"There used to be a sweatshirt that said ‘It’s a woman thing. You wouldn’t understand.’ But this is, considered as a slogan, totally self-defeating. If I can’t understand it, why should I pay any heed to it?"
This seems to me to spell out the limits of any pretension to serious dialogue between believers and non-believers on matters concerning the content of religious belief systems. For many believers the ultimate fall back position is "because God said so" and for the rest of us this is simply an inadmissible argument and there is nowhere else the dialogue can go.
But in my idea of the good society non-believers still defend believers' rights to believe and practice their religion (as long as it doesn't interfere with others' rights) and believer's must respect the rights of non believers to point out that they think the beliefs of believers are incoherent.
The role of the state should be to be scrupulously neutral in all of this. It would be a good start if we disestablished the Cof E, repealed the blasphemy laws and chucked the bishops out of the House of Lords. That would go a little way towards leveling the playing field, but I doubt I'll see it in my life-time.
Instead of a little light music here's a classic recording of Bertrand Russell discussing the existence of God.
I wonder how often academic writers are embarrassed by the puff that publishers more or less force them to have on the back of their books. I'm not naive, I know it is all a game and you are a real party pooper if you refuse to play along, but I guess somewhere along the line my non-conformist upbringing did some severe damage to my nudge, nudge, wink, wink, let's not take all this too seriously chip. I try hard to resist it, but sometimes I just can't help feeling that academics of all people should really be expressing a distaste for bullshit and if they don't then we can't expect what we say to be taken any more seriously than the utterances of anyone else with an axe to grind. In other words, your bullshit is a negative externality for me, and I think that gives me an interest in calling you out.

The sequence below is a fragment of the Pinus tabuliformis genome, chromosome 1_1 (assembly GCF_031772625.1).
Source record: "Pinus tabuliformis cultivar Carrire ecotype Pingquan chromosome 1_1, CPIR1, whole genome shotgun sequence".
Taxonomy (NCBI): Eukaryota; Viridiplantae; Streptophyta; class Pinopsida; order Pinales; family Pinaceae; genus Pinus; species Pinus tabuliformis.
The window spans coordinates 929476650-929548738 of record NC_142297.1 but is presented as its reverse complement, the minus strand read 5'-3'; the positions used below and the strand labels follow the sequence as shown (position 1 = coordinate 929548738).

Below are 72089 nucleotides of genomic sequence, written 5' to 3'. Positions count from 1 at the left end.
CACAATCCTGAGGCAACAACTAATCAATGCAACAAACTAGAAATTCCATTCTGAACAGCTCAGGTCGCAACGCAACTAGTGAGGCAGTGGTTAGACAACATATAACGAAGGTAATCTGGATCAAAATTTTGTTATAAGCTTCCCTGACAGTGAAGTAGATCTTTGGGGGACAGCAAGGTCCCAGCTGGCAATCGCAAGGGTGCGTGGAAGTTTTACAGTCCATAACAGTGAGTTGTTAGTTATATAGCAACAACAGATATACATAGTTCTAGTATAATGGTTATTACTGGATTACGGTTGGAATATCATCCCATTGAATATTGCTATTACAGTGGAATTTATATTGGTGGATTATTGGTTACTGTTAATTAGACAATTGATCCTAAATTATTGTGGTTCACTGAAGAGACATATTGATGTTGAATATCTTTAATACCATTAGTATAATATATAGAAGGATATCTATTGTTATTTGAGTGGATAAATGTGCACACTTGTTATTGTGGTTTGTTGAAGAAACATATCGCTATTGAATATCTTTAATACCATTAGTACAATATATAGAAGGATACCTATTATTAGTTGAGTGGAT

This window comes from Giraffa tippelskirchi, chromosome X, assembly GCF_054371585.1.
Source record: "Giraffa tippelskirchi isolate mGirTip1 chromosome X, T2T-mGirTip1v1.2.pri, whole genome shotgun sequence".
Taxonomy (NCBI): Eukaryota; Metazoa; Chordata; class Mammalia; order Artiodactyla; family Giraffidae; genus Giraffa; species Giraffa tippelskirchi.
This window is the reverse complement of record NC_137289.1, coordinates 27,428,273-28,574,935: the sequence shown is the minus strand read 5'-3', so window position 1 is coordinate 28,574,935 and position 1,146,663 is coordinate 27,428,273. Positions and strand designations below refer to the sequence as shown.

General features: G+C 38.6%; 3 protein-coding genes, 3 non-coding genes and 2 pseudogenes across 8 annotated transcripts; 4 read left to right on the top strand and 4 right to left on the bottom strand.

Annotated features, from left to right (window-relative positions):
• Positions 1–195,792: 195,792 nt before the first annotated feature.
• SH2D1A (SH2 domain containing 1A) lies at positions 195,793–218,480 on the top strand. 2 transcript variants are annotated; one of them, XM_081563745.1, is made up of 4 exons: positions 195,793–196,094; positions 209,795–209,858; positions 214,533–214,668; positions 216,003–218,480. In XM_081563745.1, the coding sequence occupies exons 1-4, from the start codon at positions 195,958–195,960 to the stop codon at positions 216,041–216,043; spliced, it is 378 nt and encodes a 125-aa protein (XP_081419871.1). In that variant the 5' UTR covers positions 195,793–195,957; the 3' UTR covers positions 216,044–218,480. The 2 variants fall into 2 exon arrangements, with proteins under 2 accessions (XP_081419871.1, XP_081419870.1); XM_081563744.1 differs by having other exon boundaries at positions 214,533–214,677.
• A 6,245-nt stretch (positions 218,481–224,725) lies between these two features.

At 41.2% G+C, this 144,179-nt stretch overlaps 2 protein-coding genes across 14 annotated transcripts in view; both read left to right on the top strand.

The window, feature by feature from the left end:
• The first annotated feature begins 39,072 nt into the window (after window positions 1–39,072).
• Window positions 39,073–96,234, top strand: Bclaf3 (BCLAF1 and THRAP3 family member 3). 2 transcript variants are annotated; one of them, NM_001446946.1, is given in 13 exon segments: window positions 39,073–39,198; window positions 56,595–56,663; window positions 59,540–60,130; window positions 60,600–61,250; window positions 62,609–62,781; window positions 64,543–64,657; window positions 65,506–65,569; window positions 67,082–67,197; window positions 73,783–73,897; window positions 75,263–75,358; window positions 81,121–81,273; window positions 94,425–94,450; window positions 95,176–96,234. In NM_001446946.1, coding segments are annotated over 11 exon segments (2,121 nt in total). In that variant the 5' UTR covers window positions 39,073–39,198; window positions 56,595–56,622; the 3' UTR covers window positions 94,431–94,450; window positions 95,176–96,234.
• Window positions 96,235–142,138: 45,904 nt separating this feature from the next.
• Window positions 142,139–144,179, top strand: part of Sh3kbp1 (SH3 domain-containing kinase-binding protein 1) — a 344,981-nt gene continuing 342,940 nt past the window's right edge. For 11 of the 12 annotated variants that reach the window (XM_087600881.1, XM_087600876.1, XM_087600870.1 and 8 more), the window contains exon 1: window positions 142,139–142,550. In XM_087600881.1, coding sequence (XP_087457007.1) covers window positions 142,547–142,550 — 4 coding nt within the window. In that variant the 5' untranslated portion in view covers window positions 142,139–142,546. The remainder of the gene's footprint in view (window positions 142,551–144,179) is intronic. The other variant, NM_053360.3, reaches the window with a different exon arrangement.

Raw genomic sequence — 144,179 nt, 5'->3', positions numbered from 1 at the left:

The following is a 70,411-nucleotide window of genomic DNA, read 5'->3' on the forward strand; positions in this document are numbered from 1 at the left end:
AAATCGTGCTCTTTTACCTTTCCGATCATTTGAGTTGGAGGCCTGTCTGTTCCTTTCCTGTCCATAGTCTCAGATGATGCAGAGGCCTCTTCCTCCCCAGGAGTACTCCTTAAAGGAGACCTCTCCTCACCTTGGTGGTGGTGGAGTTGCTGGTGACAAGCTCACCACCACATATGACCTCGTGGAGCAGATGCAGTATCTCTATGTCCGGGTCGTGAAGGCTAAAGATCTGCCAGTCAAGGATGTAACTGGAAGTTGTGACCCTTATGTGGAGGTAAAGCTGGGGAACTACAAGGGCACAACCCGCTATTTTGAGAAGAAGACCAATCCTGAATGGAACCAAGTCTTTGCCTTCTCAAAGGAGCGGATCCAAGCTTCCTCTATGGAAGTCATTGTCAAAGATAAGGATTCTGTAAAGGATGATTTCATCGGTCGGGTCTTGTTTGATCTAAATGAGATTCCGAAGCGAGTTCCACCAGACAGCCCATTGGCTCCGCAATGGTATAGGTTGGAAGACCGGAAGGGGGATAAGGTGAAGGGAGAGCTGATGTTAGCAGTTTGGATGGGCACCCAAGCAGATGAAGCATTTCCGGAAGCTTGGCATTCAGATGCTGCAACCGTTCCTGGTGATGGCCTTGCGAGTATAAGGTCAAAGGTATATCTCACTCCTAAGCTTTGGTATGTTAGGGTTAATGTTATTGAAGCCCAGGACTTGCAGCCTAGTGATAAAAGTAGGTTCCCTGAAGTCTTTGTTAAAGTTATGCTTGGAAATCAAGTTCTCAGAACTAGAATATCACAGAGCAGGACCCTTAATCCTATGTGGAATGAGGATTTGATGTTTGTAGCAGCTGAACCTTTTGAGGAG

This rant is inspired by reading Colin Crouch's The Strange Non-Death of Neoliberalism. Let me be clear, I liked the book. It's a decent and in places genuinely insightful book on the political economy of Western capitalism over the last 30 years or so. The analysis is at a fairly high level of generality, but then again I imagine it is basically pitched at a fairly generalist audience. I've nothing against the book at all, in fact I recommend it, it's sort of a sober and more pessimistic Will Hutton with a slightly more academic style. Please go and read it. But...
And here it is, turn to the back and the first thing you read is a piece of puff from a well known professor of political science. I quote:
"Colin Crouch has produced the most important work on the political economy of modern capitalism since Keynes, Kalecki and Shonfield."